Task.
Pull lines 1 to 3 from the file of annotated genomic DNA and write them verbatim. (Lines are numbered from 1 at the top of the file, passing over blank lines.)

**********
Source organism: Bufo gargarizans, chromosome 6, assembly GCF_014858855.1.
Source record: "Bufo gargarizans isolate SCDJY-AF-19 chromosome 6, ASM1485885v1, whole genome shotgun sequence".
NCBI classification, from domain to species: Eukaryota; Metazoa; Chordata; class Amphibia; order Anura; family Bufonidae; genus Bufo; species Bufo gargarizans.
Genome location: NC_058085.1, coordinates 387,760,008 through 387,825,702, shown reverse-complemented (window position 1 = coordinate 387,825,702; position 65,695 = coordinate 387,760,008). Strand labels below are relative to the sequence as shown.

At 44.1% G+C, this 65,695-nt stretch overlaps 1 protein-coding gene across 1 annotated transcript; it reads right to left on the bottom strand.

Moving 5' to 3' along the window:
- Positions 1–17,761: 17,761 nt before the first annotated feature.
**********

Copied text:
Source organism: Bufo gargarizans, chromosome 6, assembly GCF_014858855.1.
Source record: "Bufo gargarizans isolate SCDJY-AF-19 chromosome 6, ASM1485885v1, whole genome shotgun sequence".
NCBI classification, from domain to species: Eukaryota; Metazoa; Chordata; class Amphibia; order Anura; family Bufonidae; genus Bufo; species Bufo gargarizans.